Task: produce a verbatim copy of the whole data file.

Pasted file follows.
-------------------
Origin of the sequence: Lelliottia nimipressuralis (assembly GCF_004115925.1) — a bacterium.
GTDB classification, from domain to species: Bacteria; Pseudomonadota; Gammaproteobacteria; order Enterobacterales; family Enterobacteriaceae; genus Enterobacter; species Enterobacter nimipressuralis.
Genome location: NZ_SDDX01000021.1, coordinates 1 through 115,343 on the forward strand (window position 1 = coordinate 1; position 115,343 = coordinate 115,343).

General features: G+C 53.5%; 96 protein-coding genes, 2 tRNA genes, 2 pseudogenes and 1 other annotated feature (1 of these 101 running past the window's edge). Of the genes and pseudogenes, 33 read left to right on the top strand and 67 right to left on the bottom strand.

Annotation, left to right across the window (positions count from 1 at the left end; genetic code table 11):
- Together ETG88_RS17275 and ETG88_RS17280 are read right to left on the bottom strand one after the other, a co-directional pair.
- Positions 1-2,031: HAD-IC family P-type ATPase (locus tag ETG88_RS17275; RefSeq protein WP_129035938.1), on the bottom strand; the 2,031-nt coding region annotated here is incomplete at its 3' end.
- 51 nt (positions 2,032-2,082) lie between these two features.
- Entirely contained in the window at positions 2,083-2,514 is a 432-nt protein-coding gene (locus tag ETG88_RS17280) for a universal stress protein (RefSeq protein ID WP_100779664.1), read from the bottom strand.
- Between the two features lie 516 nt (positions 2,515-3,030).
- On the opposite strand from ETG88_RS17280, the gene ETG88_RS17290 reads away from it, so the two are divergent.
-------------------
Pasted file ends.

Origin of the sequence: Lelliottia nimipressuralis (assembly GCF_004115925.1) — a bacterium.
GTDB classification, from domain to species: Bacteria; Pseudomonadota; Gammaproteobacteria; order Enterobacterales; family Enterobacteriaceae; genus Enterobacter; species Enterobacter nimipressuralis.
Genome location: NZ_SDDX01000021.1, coordinates 1 through 115,343 on the forward strand (window position 1 = coordinate 1; position 115,343 = coordinate 115,343).

General features: G+C 53.5%; 96 protein-coding genes, 2 tRNA genes, 2 pseudogenes and 1 other annotated feature (1 of these 101 running past the window's edge). Of the genes and pseudogenes, 33 read left to right on the top strand and 67 right to left on the bottom strand.

Annotation, left to right across the window (positions count from 1 at the left end; genetic code table 11):
- Together ETG88_RS17275 and ETG88_RS17280 are read right to left on the bottom strand one after the other, a co-directional pair.
- Positions 1-2,031: HAD-IC family P-type ATPase (locus tag ETG88_RS17275; RefSeq protein WP_129035938.1), on the bottom strand; the 2,031-nt coding region annotated here is incomplete at its 3' end.
- 51 nt (positions 2,032-2,082) lie between these two features.
- Entirely contained in the window at positions 2,083-2,514 is a 432-nt protein-coding gene (locus tag ETG88_RS17280) for a universal stress protein (RefSeq protein ID WP_100779664.1), read from the bottom strand.
- Between the two features lie 516 nt (positions 2,515-3,030).
- On the opposite strand from ETG88_RS17280, the gene ETG88_RS17290 reads away from it, so the two are divergent.